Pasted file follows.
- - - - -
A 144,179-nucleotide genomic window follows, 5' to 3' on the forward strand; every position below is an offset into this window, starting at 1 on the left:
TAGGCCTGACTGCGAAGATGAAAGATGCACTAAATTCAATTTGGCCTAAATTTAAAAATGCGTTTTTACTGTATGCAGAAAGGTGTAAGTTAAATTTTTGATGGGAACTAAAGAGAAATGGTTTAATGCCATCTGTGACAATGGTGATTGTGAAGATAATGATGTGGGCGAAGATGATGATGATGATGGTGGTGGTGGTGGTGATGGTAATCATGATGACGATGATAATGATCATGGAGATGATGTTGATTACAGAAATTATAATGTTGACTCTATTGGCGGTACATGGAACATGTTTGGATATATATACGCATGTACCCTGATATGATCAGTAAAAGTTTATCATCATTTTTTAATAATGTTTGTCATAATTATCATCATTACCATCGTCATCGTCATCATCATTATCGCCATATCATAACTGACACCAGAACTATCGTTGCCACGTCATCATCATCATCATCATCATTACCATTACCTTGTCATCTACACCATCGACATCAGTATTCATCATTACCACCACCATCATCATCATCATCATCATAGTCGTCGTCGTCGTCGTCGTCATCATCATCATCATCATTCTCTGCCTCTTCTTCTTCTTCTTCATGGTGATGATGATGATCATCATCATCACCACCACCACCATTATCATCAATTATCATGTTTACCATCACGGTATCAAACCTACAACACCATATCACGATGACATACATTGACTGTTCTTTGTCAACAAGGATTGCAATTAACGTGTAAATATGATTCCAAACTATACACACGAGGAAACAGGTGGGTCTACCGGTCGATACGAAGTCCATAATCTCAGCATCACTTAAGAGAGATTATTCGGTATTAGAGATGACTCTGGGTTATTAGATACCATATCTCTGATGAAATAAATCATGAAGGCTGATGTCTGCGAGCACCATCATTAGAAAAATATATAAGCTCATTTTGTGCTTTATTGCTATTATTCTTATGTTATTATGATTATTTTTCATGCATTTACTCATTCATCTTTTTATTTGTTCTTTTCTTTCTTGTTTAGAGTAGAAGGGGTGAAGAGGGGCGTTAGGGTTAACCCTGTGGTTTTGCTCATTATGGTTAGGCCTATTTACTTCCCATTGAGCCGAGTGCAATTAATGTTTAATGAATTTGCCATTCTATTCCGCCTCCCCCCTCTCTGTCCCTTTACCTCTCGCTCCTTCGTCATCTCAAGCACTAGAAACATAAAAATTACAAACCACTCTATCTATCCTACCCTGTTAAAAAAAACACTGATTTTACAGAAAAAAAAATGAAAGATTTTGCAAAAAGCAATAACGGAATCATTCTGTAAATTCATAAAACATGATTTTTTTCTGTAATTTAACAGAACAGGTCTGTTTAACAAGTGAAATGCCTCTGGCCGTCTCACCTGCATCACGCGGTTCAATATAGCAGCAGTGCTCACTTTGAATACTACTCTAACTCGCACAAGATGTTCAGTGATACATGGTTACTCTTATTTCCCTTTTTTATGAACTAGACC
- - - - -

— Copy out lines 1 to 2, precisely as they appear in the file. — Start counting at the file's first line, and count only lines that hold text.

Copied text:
A 144,179-nucleotide genomic window follows, 5' to 3' on the forward strand; every position below is an offset into this window, starting at 1 on the left:
TAGGCCTGACTGCGAAGATGAAAGATGCACTAAATTCAATTTGGCCTAAATTTAAAAATGCGTTTTTACTGTATGCAGAAAGGTGTAAGTTAAATTTTTGATGGGAACTAAAGAGAAATGGTTTAATGCCATCTGTGACAATGGTGATTGTGAAGATAATGATGTGGGCGAAGATGATGATGATGATGGTGGTGGTGGTGGTGATGGTAATCATGATGACGATGATAATGATCATGGAGATGATGTTGATTACAGAAATTATAATGTTGACTCTATTGGCGGTACATGGAACATGTTTGGATATATATACGCATGTACCCTGATATGATCAGTAAAAGTTTATCATCATTTTTTAATAATGTTTGTCATAATTATCATCATTACCATCGTCATCGTCATCATCATTATCGCCATATCATAACTGACACCAGAACTATCGTTGCCACGTCATCATCATCATCATCATCATTACCATTACCTTGTCATCTACACCATCGACATCAGTATTCATCATTACCACCACCATCATCATCATCATCATCATAGTCGTCGTCGTCGTCGTCGTCATCATCATCATCATCATTCTCTGCCTCTTCTTCTTCTTCTTCATGGTGATGATGATGATCATCATCATCACCACCACCACCATTATCATCAATTATCATGTTTACCATCACGGTATCAAACCTACAACACCATATCACGATGACATACATTGACTGTTCTTTGTCAACAAGGATTGCAATTAACGTGTAAATATGATTCCAAACTATACACACGAGGAAACAGGTGGGTCTACCGGTCGATACGAAGTCCATAATCTCAGCATCACTTAAGAGAGATTATTCGGTATTAGAGATGACTCTGGGTTATTAGATACCATATCTCTGATGAAATAAATCATGAAGGCTGATGTCTGCGAGCACCATCATTAGAAAAATATATAAGCTCATTTTGTGCTTTATTGCTATTATTCTTATGTTATTATGATTATTTTTCATGCATTTACTCATTCATCTTTTTATTTGTTCTTTTCTTTCTTGTTTAGAGTAGAAGGGGTGAAGAGGGGCGTTAGGGTTAACCCTGTGGTTTTGCTCATTATGGTTAGGCCTATTTACTTCCCATTGAGCCGAGTGCAATTAATGTTTAATGAATTTGCCATTCTATTCCGCCTCCCCCCTCTCTGTCCCTTTACCTCTCGCTCCTTCGTCATCTCAAGCACTAGAAACATAAAAATTACAAACCACTCTATCTATCCTACCCTGTTAAAAAAAACACTGATTTTACAGAAAAAAAAATGAAAGATTTTGCAAAAAGCAATAACGGAATCATTCTGTAAATTCATAAAACATGATTTTTTTCTGTAATTTAACAGAACAGGTCTGTTTAACAAGTGAAATGCCTCTGGCCGTCTCACCTGCATCACGCGGTTCAATATAGCAGCAGTGCTCACTTTGAATACTACTCTAACTCGCACAAGATGTTCAGTGATACATGGTTACTCTTATTTCCCTTTTTTATGAACTAGACC